- A feeling of burning or irritation
- Discharge that often appears clumpy (like cottage cheese)
- Discomfort and increased irriation after sex or urination
However, some women may have a yeast infection and experience no symptoms, and only discover you in fact have one through happenstance. “Because we culture pregnant women at 35 weeks for things like strep B infection, I might find a yeast infection as well,” says Phillips.
For a yeast infection in pregnancy, treatment is generally an over-the-counter vaginal cream or suppositories. These might include Clotrimazole (Mycelex, Lotrimin AF); Miconazole (Monistat 3) or Terconazole. Oral medications such as fluconazole (Diflucan) are not recommended during pregnancy.
If you have to wait a few days to see your doctor, Tahery says you can apply 1 percent hydrocortisone externally to help control itching. “If you are desperate, you can use a small amount just on the lips of the vulva, which will offer some relief,” he says.
But Tahery cautions against using boric acid suppositories to treat yeast infections during pregnancy. “Boric acid and other homeopathic treatments haven’t been tested in pregnancy, so I wouldn’t recommend them,” he says.
If you have a yeast infection that somehow goes undetected, it will likely clear up after you deliver. “These will usually self-resolve after pregnancy, unless you were having chronic yeast infections before you got pregnant, perhaps due to a condition such as diabetes,” says Tahery.
Sometimes having one yeast infection during pregnancy can cause repeated ones until you deliver. If you are having recurring yeast infections during pregnancy, it’s best to work with your doctor to figure out a plan. Along with medication, you may need to make lifestyle changes like wearing more breathable clothing or changing your underwear more frequently, since yeast thrives in wet, humid conditions.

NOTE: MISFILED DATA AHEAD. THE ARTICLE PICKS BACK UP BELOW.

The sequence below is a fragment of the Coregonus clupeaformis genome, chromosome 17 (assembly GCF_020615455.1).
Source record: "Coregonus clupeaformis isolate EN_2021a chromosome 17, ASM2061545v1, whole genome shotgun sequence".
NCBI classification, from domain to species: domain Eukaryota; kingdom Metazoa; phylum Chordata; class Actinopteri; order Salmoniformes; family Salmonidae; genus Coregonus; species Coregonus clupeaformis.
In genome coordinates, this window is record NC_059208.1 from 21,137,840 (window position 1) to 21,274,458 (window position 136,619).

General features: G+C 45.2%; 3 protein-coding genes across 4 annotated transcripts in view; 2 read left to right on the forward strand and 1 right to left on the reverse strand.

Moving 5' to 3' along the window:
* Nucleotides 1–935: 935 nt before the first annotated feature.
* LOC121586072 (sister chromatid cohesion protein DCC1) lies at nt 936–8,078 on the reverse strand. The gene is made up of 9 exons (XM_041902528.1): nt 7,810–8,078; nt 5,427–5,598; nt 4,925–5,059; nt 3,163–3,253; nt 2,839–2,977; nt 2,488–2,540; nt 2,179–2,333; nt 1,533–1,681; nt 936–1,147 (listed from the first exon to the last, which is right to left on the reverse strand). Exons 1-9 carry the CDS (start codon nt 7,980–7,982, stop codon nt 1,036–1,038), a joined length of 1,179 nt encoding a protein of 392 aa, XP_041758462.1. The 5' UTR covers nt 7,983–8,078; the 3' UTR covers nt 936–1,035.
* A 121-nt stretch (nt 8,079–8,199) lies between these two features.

There’s no guaranteed method of prevention, but whether you’re pregnant or not, here are some ways to decrease your chances of getting a yeast infection. “In general, you want to try to let the vaginal area breathe and minimize the amount of moisture down there,” says Phillips.
• Edit your underwear drawer. Make sure to choose underwear and tights with cotton crotches, and avoid wearing thongs or anything that’s too tight. You should also remove underwear before going to bed.
• Change out of damp stuff pronto. Don’t wear wet swimsuits or gym clothes for longer than needed, and wash them each time you wear them.
• With bottoms, go for a flowy look. If you’re opting for pants, keep them loose-fitting and breathable.
• Stock up on probiotic foods. For example, eating yogurt containing live Lactobacillus acidophilus cultures may help keep your vaginal pH in check.
• Skip scented products. Don’t take baths with scented products and avoid douching, vaginal sprays and sanitary pads with fragrance.
• Get bathroom hygiene right. It bears repeating: Always wipe from front to back after using the restroom.
Updated March 2020
Michael Tahery, MD, is an ob-gyn and urogynecologist in private practice in Los Angeles, as well as an assistant professor of obstetrics and gynecology at the UCLA Geffen School of Medicine. He obtained his medical license from the University of California, Irvine, and was previously chief of gynecology and director of the Center of Excellence in Women’s Continence & Pelvic Health at Cedars Sinai Medical Center in Los Angeles.
Cara Delaney, MD, MPH, is an ob-gyn at Boston Medical Center and a Family Planning Fellow at Boston University School of Medicine. She earned both her MD and MPH from Tulane University School of Medicine in New Orleans.
Kameelah Phillips, MD, is an ob-gyn in New York City and founder of Calla Women’s Health, her private practice. She received her medical degree from the University of Southern California Keck School of Medicine in Los Angeles. She is also a member of the International Board of Lactation Consultants and is especially interested in the areas of prenatal care, lactation, sexual health and menopause.
*Please note: The Bump and the materials and information it contains are not intended to, and do not constitute, medical or other health advice or diagnosis and should not be used as such. You should always consult with a qualified physician or health professional about your specific circumstances. *
Plus, more from The Bump: